In some organizations, the mid-revenue cycle also includes case management and utilization management. Mid-revenue cycle management systems now also can include technologies such as cognitive computing to help ensure that the correct medical codes are assigned to the correct patients, as well as robotic process automation to help speed up the process.

With the implementation of value-based payment systems like hierarchical condition categories (HCCs), physician offices now are recognizing the importance of the mid-revenue cycle to their bottom lines. They are also implementing processes such as CDI with physician queries and coding: top priorities for providers relying on performance bonuses and accurate payments based on patient risk.

Providers are increasingly seeking mid-revenue cycle management solutions to ensure accurate clinical documentation, coding, and data. According to a recent report, the mid-revenue cycle management and clinical documentation market is projected to reach $4.5 billion by 2023, growing at a compound annual growth rate (CAGR) of 7.9 percent.

Performance in RCM is measured in three phases: registration on the front end, coding in mid-cycle, and back-end billing. There has been much more emphasis on the front end of the revenue cycle, to receive payments upfront, or for a digital solution to set up periodic payments.

In the current state, there is an expanded understanding and appreciation of the importance of the mid-revenue cycle on the overall performance of the entire revenue cycle. As such, we can expect to see significant growth in identifying the right sizing of resources of people, processes, and technology for the mid-revenue cycle.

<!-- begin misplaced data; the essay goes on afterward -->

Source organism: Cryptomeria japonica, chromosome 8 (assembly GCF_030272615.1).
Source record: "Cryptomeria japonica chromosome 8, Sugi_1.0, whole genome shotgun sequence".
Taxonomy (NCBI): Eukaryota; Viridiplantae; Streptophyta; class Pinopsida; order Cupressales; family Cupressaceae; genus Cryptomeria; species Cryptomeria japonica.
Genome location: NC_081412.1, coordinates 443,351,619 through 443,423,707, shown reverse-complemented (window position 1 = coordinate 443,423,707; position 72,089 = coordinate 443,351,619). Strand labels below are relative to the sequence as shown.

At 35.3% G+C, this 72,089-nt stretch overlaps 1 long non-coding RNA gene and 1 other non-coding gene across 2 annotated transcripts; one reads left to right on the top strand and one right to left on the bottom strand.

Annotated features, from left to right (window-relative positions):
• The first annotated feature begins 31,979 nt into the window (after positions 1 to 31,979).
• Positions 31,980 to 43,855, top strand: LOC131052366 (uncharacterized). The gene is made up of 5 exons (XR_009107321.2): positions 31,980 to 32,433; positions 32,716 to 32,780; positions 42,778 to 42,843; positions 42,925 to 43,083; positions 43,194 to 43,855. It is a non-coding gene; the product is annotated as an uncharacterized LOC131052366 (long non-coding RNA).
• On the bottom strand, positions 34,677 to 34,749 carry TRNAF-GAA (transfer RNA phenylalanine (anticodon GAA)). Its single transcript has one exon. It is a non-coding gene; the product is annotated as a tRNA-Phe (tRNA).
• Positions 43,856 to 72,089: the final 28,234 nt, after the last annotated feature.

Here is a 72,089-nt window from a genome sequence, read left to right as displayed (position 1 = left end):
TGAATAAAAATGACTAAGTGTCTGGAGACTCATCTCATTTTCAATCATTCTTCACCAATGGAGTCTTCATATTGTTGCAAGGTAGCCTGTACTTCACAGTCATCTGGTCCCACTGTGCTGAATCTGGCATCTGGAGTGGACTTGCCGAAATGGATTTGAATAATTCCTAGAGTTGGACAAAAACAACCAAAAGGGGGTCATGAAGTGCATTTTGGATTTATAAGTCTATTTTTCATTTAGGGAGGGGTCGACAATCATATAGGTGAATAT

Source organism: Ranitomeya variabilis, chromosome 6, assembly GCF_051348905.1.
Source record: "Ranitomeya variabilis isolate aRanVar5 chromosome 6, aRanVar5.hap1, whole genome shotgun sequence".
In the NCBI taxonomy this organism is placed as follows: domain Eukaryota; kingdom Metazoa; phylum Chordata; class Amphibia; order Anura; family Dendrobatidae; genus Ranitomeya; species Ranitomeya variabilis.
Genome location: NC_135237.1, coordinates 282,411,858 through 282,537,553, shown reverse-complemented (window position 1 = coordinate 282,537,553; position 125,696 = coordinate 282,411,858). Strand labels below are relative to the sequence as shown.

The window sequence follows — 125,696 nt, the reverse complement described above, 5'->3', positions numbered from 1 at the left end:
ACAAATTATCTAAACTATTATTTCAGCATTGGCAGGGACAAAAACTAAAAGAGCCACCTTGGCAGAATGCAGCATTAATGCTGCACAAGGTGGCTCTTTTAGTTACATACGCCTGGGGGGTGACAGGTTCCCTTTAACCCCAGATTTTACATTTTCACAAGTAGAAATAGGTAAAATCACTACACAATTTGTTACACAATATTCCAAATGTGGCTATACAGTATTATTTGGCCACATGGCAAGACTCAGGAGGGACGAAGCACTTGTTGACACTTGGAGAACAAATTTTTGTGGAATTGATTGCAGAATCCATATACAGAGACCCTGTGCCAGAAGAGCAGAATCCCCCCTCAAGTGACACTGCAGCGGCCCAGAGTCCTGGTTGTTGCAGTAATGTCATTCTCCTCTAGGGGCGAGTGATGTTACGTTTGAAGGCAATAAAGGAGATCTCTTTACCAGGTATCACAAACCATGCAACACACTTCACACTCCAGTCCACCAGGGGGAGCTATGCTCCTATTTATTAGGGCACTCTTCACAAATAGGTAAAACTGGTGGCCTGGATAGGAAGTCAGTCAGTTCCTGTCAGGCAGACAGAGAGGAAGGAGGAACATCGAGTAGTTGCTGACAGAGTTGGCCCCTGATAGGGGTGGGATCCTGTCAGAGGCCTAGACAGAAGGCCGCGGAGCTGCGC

Programming Note:

Listen to Bonnie Cassidy report this story live during today’s Talk Ten Tuesday, 10-10:30 a.m. EST.

Bonnie S. Cassidy, MPA, RHIA, FAHIMA, FHIMSS

Bonnie Cassidy is a leading Health Information Management executive advisor, focusing her efforts on raising awareness and advancing HIM expertise in clinical documentation integrity and risk adjusted reimbursement.  As the president of Cassidy & Associates, Bonnie provides advisory services to healthcare organizations.  She is currently focusing her consulting in areas of organizational learning, leadership development and revenue integrity.

Cassidy was the 2011 President of AHIMA/Chair of the AHIMA Board of Directors, and the 2015 Chair of the Board of Directors for The Commission on Accreditation for Health Informatics and Information Management (CAHIIM).  Bonnie is a Fellow of AHIMA, an AHIMA Academy ICD-10-CM/PCS Certificate Holder, is a Fellow of HIMSS, an advanced member of HFMA and is serving on the 2019 AHIMA Nominating Committee.